At its roots, Jasper Hill is our attempt to satisfy those three needs.
Josh Sharkey [00:04:25]:
So when you bought the land, was cheese something in your mind?
Mateo Kehler [00:04:32]:
We had no idea what we were going to do. We just knew that if we didn't do something, we were never going to be able to afford to live here. And so that was 1998. We took a step back to try and really kind of see what it would be. The meaningful work part really kind of rose to the surface. And when we looked at what was happening in our local economy and what was happening to the landscape and kind of the character of our town, we made the decision that we would like to try and start a business that would compete with development as the highest and best use of the land.
And the footprint of the dairy farmer on the landscape here is what's defined the pastoral beauty of Vermont and especially the northeastern part of the state where it's just this patchwork of farm fields and like forests, working lands really, that make this place so beautiful.
You know, dairy farming was in a steep decline. We very naively thought that if we could demonstrate that you could make a good living milking 50 cows on a rocky hillside farm, afford health insurance, put your kids through college, and save for retirement, that that would just be like a game changer. And all our friends and neighbors here would just hop on this farmstead cheese bandwagon and it would be a movement.
And uh, we had no idea how much work it was going to be. And it's really more work than I can describe. It's never done.
Josh Sharkey [00:06:20]:
I'm sure I'll talk about that. But, it's so interesting that you didn't know that cheese wasn't really like the first thing you thought of.I think with any business, the ones that are like evergreen, that last the longest, have to have some sort of deeper vision than just, “I want to make great cheese.” And I think that's probably much harder than what we do in the restaurants. And that's really hard. Because it's so hard, if you don't have that really, really deep vision of what you're trying to change in the world, it makes it not even worth it.
So that's really cool. I didn't know that. How long did it take from, let's buy this really rundown piece of land to, okay, now we have a cheese facility?
Mateo Kehler [00:07:02]:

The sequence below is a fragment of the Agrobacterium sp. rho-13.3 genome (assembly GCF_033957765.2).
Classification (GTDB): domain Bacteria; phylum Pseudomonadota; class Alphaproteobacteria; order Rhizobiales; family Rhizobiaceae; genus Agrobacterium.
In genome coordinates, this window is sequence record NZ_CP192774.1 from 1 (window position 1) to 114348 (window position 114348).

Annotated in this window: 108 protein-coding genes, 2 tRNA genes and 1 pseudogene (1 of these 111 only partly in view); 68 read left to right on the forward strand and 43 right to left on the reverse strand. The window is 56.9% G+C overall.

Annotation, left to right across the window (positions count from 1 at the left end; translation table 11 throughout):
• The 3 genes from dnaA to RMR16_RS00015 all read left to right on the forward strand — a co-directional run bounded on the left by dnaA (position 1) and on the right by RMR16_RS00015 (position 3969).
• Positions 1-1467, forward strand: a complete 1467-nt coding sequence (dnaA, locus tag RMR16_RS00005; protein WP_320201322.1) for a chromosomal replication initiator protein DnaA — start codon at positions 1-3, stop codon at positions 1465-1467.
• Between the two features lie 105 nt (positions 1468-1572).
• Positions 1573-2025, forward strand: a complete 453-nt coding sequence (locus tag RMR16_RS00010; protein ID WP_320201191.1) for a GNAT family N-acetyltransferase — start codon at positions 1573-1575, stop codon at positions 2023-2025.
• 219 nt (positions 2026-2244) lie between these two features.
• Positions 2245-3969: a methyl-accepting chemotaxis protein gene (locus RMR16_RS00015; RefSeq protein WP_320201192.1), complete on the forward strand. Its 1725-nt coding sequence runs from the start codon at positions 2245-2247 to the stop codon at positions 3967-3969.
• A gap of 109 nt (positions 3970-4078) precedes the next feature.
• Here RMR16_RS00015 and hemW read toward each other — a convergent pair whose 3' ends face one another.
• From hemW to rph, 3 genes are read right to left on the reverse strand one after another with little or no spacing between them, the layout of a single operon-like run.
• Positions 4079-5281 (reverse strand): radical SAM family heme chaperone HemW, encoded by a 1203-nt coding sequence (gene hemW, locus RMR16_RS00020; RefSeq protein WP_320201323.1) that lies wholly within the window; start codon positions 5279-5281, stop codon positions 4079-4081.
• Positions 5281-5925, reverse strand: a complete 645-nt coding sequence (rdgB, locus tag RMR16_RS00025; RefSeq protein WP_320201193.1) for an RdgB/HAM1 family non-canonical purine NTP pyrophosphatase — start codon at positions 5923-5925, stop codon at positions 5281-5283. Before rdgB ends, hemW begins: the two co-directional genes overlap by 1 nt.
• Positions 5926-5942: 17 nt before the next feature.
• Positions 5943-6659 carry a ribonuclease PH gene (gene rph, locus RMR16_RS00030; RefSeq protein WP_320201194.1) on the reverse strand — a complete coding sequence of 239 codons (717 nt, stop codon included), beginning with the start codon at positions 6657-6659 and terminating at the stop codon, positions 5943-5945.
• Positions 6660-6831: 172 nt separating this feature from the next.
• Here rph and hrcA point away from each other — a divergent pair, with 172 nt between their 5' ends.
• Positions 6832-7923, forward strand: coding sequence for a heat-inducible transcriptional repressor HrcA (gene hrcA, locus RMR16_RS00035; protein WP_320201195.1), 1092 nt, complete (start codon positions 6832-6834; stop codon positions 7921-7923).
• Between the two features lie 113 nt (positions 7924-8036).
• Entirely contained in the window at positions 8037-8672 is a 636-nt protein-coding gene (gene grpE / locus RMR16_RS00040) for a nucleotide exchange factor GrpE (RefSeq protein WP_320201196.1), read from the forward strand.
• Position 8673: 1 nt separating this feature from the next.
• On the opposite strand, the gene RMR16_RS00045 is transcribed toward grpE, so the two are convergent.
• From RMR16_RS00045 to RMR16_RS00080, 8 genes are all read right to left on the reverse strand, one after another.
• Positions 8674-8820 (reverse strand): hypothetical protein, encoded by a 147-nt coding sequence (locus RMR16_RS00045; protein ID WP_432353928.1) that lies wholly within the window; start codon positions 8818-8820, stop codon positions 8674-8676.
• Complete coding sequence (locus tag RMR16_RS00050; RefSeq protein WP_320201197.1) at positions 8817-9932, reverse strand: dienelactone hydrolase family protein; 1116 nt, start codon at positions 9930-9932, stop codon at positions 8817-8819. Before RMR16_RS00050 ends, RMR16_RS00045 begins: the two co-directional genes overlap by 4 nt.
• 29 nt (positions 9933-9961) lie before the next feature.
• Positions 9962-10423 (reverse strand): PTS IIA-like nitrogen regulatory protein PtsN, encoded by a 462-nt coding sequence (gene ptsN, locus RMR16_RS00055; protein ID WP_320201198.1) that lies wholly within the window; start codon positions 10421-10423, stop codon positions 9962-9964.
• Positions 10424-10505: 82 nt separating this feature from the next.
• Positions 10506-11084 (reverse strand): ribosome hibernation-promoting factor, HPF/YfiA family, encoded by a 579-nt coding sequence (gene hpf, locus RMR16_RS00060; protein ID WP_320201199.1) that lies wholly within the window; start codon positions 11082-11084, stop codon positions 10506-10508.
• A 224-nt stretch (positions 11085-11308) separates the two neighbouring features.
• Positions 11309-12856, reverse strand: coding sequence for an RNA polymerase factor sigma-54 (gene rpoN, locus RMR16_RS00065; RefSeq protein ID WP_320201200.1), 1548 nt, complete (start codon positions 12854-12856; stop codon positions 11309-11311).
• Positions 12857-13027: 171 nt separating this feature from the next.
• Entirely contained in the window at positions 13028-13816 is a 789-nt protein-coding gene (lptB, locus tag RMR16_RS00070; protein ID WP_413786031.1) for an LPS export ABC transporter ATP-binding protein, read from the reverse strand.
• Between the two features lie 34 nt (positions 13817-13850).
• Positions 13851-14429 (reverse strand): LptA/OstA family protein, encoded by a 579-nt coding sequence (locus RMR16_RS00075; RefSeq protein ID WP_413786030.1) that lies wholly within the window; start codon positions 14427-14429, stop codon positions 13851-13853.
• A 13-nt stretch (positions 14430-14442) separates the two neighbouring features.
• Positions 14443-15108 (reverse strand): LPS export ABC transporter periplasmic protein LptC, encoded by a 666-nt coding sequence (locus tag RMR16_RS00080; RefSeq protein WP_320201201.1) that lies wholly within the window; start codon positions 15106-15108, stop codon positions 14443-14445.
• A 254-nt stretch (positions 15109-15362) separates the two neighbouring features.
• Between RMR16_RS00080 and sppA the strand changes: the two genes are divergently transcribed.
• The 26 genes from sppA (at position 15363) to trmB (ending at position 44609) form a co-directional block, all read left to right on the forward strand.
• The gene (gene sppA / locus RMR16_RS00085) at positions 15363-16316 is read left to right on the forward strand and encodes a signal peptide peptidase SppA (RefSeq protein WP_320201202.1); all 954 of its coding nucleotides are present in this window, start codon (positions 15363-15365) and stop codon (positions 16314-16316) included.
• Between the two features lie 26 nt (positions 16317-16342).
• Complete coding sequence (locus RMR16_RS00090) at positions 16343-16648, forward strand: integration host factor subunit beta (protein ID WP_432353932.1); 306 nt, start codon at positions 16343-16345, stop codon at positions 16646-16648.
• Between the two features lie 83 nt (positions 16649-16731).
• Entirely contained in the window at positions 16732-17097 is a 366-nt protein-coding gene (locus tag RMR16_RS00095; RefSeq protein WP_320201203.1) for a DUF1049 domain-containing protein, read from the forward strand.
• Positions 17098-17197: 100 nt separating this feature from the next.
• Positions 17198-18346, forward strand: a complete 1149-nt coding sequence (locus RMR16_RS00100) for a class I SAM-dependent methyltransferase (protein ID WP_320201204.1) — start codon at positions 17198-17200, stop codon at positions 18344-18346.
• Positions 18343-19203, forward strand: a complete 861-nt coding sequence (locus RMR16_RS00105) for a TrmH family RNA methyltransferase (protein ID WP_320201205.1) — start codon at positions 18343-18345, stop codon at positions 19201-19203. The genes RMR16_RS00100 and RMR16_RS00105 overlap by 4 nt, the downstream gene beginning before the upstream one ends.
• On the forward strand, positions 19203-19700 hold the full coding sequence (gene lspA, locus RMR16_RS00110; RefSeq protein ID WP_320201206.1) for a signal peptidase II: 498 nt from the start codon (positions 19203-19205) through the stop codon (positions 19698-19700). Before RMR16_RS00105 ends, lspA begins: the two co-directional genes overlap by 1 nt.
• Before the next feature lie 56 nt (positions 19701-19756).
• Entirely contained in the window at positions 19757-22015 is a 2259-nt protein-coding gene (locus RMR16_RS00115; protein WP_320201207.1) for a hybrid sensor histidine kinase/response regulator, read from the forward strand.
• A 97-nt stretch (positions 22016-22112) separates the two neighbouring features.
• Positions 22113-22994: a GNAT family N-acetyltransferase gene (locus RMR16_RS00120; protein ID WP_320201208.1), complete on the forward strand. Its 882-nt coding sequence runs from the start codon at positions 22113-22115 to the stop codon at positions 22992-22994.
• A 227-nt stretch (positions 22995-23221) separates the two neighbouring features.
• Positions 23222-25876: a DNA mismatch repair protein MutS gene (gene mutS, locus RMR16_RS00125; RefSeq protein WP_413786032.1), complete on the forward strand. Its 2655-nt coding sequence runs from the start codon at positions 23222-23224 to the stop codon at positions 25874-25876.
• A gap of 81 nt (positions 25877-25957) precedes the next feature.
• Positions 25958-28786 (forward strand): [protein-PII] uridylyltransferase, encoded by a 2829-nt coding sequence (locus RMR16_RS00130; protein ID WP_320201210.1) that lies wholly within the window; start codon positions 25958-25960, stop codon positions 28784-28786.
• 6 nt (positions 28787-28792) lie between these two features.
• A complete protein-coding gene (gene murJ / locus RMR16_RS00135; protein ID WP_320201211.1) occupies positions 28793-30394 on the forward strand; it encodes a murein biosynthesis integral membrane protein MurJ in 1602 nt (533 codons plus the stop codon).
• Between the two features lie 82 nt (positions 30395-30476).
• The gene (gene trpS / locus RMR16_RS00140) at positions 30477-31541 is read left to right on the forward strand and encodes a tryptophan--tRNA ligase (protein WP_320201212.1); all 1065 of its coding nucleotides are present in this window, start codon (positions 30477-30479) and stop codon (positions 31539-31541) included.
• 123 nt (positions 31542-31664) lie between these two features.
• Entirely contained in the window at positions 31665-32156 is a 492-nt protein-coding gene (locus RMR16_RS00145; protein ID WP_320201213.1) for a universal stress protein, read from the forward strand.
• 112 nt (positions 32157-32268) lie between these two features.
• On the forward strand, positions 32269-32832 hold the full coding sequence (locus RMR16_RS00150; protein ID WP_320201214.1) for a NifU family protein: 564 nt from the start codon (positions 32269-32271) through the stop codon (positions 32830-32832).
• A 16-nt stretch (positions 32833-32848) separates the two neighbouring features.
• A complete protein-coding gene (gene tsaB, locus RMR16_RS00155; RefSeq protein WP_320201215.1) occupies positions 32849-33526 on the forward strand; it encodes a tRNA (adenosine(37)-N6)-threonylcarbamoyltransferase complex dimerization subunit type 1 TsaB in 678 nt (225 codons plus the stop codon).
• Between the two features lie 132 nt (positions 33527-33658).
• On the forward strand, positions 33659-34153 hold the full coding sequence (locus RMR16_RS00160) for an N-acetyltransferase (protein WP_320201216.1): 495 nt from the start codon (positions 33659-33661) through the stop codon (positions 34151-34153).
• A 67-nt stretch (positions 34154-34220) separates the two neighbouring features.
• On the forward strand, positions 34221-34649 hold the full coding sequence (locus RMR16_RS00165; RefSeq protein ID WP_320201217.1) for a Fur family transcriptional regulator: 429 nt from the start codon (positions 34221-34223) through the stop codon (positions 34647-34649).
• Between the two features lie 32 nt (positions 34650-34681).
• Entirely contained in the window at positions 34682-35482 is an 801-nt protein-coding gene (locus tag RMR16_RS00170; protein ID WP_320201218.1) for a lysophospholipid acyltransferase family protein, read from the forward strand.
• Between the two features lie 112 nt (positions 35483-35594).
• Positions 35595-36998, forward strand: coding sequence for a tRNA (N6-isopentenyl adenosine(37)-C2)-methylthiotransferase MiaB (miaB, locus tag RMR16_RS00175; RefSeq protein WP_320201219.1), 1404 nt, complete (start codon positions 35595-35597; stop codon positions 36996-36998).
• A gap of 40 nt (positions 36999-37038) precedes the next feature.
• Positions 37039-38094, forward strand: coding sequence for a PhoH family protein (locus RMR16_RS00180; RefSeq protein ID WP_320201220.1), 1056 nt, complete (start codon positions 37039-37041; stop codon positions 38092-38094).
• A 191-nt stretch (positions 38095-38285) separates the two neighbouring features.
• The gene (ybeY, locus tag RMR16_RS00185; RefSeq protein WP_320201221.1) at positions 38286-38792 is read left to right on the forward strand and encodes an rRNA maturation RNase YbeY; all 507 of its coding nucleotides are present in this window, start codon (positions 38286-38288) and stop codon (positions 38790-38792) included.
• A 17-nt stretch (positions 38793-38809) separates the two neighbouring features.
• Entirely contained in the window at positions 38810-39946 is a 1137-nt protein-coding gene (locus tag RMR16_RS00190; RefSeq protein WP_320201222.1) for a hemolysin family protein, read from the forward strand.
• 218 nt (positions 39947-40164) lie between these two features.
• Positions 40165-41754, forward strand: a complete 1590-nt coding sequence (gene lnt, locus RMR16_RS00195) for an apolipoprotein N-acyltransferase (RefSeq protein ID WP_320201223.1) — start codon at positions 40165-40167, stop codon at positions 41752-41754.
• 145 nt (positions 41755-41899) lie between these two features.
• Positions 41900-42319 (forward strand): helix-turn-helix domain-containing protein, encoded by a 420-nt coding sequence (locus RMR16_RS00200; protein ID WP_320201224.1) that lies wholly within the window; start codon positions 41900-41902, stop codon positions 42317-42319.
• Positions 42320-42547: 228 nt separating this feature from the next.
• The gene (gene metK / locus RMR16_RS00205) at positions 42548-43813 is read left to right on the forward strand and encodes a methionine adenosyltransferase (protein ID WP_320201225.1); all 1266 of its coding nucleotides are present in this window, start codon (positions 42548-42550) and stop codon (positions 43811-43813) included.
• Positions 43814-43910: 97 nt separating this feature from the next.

So it took us five years to understand what we wanted to do and to go out into the world. I went to Europe a few times and worked with cheesemakers in Britain and visited cheesemakers all over Italy, France and Spain.
I had to write a business plan and actually get it financed. It was a real stretch. As my brother Andy likes to say, we didn't know a teat from a telephone pole. So like convincing a banker to lend us money to start a dairy farm, and then cheese on top of it, was a real stretch.
We had denial of service repeatedly for a couple of years.
Josh Sharkey [00:07:44]:
So is debt financing that you got, not any sort of equity.
Mateo Kehler [00:07:47]:
Yep. We started this business with $80,000 in cash and a $230,000 loan. We are debt financed and there's a couple of different chapters here. The growth and evolution of Jasper Hill as an organization is really like a family of businesses.
We have partners in some businesses. But it's really a conglomeration of businesses that are inhabited by people. And as it turns out, people are the main ingredient. And we learned that early on. There's about 85 of us in the family of businesses at this point.
And it is so complicated what we do that it's almost like an organism really. And without fully committed people that are invested in the vision and in the mission of the business, we would never be able to both achieve the quality, which is like the key to succeeding in the mission.
Josh Sharkey [00:08:54]:
I think we definitely want to dig into what you built with the cooperative and things like that. But what I sort of, you know, gleaned from first chatting with you and also just of course, from eating your cheese so often, is that it's so blatantly obvious that you have this maniacal kind of devotion to really, really high quality products no matter what.
And it's something, you know, of course as a chef, especially coming from the fine dining world, I can really relate to. But having this sort of fully verbally integrated business and all these disparate sorts of, you know, types of people working within your organization, how do you create that culture of quality with so much complexity and so many different people doing different things and still maintain this bar that you have?